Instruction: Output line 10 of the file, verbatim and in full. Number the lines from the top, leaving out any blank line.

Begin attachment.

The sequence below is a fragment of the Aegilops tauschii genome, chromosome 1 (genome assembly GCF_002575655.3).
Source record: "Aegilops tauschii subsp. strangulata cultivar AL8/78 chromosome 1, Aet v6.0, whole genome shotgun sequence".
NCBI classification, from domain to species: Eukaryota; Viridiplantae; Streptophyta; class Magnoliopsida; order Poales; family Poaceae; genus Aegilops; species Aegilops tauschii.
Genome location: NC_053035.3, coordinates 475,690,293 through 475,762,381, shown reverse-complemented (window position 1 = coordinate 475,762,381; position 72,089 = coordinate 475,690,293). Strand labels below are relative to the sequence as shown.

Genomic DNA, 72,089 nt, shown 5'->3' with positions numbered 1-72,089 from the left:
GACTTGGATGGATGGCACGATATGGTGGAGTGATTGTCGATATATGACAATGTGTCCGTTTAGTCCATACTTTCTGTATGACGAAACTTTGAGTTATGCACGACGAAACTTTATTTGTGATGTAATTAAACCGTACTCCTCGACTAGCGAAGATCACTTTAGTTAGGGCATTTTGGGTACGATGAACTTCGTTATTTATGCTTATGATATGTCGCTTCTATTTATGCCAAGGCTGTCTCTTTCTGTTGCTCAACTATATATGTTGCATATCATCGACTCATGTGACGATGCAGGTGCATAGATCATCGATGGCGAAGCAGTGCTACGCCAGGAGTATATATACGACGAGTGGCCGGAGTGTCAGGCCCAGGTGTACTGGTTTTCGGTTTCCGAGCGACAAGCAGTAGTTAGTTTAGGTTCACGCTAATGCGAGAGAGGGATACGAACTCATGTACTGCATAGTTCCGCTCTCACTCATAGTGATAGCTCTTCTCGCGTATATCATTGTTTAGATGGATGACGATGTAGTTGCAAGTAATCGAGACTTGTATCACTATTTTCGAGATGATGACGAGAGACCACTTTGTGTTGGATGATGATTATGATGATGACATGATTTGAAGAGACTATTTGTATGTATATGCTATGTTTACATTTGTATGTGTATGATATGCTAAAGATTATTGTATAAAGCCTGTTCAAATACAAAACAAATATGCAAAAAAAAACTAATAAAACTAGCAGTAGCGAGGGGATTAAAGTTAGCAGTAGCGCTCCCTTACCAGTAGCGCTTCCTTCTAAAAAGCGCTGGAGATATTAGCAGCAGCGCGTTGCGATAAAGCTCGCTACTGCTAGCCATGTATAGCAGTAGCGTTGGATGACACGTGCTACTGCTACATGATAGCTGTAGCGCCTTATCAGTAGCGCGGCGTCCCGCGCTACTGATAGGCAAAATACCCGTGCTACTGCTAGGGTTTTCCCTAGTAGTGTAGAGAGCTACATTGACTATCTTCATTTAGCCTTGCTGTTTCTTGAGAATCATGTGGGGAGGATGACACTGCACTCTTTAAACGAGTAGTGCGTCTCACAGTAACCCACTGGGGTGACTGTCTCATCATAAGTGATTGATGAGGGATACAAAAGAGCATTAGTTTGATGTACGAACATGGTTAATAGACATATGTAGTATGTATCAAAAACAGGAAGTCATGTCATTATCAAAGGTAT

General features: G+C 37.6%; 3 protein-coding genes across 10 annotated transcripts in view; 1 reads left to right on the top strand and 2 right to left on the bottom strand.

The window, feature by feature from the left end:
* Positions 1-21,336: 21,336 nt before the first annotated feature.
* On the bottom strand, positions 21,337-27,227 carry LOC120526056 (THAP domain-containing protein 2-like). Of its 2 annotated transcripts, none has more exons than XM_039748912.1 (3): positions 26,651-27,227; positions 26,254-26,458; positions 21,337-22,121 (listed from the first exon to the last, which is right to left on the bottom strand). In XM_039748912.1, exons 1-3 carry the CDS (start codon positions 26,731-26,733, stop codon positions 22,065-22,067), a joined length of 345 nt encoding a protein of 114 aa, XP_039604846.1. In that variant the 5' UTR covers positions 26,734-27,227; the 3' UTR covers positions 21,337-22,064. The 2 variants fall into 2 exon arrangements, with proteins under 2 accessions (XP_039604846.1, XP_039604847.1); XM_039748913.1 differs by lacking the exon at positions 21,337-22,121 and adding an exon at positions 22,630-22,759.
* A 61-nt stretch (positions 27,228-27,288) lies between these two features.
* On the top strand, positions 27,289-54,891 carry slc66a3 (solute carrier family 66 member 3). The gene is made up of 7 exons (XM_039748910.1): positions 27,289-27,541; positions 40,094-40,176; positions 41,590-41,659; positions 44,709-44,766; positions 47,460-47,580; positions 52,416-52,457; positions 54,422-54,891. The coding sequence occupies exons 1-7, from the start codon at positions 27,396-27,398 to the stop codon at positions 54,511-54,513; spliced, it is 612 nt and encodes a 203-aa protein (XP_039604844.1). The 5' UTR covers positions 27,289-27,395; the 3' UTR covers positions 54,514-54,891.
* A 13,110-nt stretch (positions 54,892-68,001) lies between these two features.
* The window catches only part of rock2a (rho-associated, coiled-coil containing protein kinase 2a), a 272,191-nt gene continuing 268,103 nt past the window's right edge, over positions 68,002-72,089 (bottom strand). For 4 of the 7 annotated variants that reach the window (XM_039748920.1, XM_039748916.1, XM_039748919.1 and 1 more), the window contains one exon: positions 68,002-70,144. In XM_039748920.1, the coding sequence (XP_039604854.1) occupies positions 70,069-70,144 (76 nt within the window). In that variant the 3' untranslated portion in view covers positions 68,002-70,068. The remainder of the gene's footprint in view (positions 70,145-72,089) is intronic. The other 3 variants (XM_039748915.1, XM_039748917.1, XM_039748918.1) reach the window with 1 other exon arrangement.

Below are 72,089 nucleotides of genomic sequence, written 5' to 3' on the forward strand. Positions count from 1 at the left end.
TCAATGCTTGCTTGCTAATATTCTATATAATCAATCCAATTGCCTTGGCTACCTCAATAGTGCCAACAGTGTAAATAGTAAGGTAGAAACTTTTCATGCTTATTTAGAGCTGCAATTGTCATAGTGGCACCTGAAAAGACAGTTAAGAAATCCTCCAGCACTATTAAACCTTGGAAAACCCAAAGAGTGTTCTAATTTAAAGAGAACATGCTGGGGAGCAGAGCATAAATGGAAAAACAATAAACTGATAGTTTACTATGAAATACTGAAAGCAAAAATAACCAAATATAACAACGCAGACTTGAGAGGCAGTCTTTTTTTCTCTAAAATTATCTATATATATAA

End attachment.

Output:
* On the bottom strand, positions 21,337-27,227 carry LOC120526056 (THAP domain-containing protein 2-like). Of its 2 annotated transcripts, none has more exons than XM_039748912.1 (3): positions 26,651-27,227; positions 26,254-26,458; positions 21,337-22,121 (listed from the first exon to the last, which is right to left on the bottom strand). In XM_039748912.1, exons 1-3 carry the CDS (start codon positions 26,731-26,733, stop codon positions 22,065-22,067), a joined length of 345 nt encoding a protein of 114 aa, XP_039604846.1. In that variant the 5' UTR covers positions 26,734-27,227; the 3' UTR covers positions 21,337-22,064. The 2 variants fall into 2 exon arrangements, with proteins under 2 accessions (XP_039604846.1, XP_039604847.1); XM_039748913.1 differs by lacking the exon at positions 21,337-22,121 and adding an exon at positions 22,630-22,759.